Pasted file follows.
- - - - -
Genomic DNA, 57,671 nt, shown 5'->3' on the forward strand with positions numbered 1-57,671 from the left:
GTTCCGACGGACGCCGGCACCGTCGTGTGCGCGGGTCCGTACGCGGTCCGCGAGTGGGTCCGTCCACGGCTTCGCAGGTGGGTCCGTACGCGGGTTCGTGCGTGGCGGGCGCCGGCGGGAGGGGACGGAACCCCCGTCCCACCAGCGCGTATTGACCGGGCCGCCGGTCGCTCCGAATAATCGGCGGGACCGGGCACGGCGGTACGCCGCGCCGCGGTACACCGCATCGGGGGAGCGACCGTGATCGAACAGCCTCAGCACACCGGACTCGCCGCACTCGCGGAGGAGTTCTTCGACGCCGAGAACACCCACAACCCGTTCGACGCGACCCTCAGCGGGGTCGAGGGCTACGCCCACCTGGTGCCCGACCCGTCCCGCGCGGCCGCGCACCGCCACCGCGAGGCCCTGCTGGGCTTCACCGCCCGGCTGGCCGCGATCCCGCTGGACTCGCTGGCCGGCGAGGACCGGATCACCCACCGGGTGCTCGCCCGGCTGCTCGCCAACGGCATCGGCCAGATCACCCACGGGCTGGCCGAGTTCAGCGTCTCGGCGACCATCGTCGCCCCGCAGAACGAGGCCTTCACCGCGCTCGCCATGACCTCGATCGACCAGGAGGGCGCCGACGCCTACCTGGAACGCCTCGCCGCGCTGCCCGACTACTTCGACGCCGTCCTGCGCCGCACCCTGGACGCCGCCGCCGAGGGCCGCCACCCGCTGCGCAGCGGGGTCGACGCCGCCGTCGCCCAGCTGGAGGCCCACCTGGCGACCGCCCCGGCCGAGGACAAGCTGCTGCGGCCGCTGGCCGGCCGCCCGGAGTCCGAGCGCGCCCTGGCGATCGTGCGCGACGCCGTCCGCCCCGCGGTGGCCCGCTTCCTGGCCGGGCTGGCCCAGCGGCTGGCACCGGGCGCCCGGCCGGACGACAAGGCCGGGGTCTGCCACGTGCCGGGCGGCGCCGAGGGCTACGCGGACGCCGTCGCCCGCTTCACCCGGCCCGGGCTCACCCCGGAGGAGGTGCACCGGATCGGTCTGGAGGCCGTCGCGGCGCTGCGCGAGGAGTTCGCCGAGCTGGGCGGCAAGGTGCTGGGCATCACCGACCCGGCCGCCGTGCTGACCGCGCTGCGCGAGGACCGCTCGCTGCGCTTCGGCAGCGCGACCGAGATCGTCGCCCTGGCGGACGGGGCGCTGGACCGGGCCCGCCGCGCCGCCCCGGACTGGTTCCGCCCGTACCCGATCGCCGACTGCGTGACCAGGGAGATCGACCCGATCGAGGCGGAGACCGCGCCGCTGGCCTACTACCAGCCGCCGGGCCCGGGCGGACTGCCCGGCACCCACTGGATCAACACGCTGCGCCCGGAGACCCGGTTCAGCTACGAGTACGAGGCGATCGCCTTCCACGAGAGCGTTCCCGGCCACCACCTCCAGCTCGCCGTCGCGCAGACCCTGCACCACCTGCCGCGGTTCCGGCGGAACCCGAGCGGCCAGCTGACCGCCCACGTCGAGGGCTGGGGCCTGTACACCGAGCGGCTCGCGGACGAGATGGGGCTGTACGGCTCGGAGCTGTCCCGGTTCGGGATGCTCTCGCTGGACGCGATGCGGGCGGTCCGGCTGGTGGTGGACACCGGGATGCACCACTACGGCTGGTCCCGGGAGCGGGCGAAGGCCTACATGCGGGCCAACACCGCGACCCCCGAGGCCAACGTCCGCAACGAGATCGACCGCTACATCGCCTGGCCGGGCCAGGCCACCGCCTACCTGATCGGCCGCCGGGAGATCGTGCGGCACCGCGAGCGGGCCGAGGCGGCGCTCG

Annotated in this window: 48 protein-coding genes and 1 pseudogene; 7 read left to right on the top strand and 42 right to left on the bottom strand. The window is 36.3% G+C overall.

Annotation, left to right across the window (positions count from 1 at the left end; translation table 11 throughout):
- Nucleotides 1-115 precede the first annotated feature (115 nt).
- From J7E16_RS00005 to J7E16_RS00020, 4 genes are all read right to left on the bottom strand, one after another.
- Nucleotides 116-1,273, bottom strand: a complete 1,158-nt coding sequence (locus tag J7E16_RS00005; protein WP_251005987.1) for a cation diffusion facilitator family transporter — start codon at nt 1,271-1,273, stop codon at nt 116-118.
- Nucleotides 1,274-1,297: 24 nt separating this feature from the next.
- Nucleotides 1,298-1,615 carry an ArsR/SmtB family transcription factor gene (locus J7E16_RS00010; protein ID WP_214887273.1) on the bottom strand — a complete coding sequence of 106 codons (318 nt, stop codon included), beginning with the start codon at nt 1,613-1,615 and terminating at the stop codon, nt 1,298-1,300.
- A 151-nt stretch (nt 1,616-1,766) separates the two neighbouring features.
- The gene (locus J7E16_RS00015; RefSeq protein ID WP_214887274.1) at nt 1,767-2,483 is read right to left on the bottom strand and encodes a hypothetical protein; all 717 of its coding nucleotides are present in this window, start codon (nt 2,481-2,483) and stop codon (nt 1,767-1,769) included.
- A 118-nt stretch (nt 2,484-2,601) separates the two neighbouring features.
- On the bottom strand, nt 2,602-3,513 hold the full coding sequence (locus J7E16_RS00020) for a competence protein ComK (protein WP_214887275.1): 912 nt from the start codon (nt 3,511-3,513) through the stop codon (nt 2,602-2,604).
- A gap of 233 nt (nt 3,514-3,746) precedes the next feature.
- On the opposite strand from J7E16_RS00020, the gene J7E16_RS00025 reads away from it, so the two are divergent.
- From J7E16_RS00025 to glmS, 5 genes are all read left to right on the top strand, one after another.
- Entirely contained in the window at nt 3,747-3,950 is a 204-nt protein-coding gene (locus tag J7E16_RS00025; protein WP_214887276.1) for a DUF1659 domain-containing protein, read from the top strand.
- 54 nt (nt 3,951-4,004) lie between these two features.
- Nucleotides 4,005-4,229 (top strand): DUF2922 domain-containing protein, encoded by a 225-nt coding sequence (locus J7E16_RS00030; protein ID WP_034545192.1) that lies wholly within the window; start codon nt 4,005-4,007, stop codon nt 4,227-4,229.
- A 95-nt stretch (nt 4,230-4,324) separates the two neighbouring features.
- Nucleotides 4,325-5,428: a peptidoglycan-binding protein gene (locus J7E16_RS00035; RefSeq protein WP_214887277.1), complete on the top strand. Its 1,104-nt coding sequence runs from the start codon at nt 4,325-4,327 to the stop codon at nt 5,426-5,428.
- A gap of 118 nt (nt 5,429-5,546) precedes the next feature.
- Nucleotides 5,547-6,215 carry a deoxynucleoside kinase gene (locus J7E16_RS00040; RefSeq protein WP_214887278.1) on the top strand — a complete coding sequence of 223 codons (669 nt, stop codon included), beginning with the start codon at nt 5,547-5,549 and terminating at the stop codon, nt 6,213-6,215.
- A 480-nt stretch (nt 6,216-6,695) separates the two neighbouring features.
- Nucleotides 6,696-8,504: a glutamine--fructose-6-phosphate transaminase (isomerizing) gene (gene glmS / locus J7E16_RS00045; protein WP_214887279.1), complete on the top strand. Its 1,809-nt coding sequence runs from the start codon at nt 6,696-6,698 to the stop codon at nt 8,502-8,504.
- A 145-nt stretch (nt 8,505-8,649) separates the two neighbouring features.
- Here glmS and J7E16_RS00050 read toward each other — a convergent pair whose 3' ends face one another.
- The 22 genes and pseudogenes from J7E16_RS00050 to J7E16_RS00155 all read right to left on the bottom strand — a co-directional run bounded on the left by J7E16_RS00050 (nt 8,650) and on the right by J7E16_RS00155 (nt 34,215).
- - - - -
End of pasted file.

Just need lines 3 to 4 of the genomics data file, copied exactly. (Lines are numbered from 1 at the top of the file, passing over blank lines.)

Annotated in this window: 48 protein-coding genes and 1 pseudogene; 7 read left to right on the top strand and 42 right to left on the bottom strand. The window is 36.3% G+C overall.

Annotation, left to right across the window (positions count from 1 at the left end; translation table 11 throughout):